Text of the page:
Project description:Many of the recessive virus-resistance genes in plants encode eukaryotic translation initiation factors (eIFs), including eIF4E, eIF4G, and related proteins. Notably, eIF4E and its isoform eIF(iso)4E are pivotal for viral infection and act as recessive resistance genes against various potyviruses in a wide range of plants. In this study, we used Clustered Regularly Interspaced Palindromic Repeats/CRISPR-associated protein 9 (CRISPR/Cas9)-mediated targeted mutagenesis to test whether novel sequence-specific mutations at eIF4E1 in Solanum lycopersicum (tomato) cv. Micro-Tom could confer enhanced resistance to potyviruses. This approach produced heritable homozygous mutations in the transgene-free E1 generation. Sequence analysis of eIF4E1 from E0 transgenic plants expressing Cas9 and eIF4E-sgRNA transcripts identified chimeric deletions ranging from 11 to 43 bp. Genotype analysis of the eIF4E1-edited lines in E0, E1, and E2 transgenic tomato plants showed that the mutations were transmitted to subsequent generations. When homozygous mutant lines were tested for resistance to potyviruses, they exhibited no resistance to tobacco etch virus (TEV). Notably, however, several mutant lines showed no accumulation of viral particles upon infection with pepper mottle virus (PepMoV). These results indicate that site-specific mutation of tomato eIF4E1 successfully conferred enhanced resistance to PepMoV. Thus, this study demonstrates the feasibility of the use of CRISPR/Cas9 approach to accelerate breeding for trait improvement in tomato plants.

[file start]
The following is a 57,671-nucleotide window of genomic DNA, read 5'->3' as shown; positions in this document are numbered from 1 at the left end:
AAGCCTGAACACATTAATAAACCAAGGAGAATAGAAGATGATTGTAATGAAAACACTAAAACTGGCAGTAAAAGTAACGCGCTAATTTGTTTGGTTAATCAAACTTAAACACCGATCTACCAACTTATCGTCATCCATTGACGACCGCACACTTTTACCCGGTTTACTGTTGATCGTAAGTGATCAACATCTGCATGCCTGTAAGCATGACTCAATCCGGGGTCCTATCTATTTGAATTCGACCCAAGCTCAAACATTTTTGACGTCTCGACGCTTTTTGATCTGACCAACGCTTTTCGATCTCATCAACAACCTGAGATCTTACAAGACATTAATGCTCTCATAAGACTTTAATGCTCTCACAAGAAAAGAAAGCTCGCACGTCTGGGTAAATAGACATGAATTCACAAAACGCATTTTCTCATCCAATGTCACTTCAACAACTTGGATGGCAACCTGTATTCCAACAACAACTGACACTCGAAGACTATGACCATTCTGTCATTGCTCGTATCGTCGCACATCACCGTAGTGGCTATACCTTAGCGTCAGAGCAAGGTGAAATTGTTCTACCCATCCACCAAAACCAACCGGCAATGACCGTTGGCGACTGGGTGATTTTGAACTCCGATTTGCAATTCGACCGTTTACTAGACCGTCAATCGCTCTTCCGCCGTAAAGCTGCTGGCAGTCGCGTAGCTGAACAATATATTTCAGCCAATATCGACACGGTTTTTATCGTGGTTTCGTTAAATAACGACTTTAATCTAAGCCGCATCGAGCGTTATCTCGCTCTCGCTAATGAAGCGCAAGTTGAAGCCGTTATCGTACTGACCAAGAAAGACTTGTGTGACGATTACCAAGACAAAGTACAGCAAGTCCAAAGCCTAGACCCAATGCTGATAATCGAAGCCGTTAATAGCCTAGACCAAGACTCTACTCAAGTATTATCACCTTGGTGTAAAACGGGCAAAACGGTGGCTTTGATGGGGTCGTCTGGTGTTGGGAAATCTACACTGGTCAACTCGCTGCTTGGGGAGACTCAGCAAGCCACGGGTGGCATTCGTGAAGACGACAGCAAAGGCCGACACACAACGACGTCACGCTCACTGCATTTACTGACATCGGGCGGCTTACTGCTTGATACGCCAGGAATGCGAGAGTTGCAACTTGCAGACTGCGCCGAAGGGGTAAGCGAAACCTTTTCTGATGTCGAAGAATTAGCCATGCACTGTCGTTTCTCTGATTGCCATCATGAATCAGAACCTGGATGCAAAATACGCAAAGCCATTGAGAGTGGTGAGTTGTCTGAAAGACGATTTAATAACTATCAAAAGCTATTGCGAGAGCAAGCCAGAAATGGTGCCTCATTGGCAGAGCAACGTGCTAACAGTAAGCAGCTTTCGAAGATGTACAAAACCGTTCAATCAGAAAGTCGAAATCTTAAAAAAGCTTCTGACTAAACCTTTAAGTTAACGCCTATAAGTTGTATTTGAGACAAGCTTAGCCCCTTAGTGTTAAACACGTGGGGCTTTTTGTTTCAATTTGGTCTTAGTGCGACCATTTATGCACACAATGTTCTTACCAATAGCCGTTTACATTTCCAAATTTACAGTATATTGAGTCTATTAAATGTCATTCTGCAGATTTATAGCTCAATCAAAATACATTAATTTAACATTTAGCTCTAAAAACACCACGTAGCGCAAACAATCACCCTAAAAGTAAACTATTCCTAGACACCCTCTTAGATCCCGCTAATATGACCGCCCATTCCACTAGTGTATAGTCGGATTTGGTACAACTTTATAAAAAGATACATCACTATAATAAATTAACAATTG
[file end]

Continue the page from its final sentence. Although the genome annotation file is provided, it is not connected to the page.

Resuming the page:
Project description:BACKGROUND:The type II clustered, regularly interspaced, short palindromic repeat (CRISPR)/ CRISPR-associated protein 9 (Cas9) system is a novel molecular tool for site-specific genome modification. The CRISPR-Cas9 system was recently introduced into plants by transient or stable transformation. FINDINGS:Here, we report gene targeting in rice via the Agrobacterium tumefaciens-mediated CRISPR-Cas9 system. Three 20-nt CRISPR RNAs were designed to pair with diverse sites followed by the protospacer adjacent motif (PAM) of the rice herbicide resistance gene BEL. After integrating the single-guide RNA (sgRNA) and Cas9 cassette in a single binary vector, transgenic rice plants harboring sgRNA:Cas9 were generated by A. tumefaciens-mediated stable transformation. By analyzing the targeting site on the genome of corresponding transgenic plants, the mutations were determined. The mutagenesis efficiency was varied from ~2% to ~16%. Furthermore, phenotypic analysis revealed that the biallelic mutated transgenic plant was sensitive to bentazon. CONCLUSIONS:Our results indicate that the agricultural trait could be purposely modified by sgRNA:Cas9-induced gene targeting. CRISPR-Cas9 system could be exploited as a powerful tool for trait improvements in crop breeding.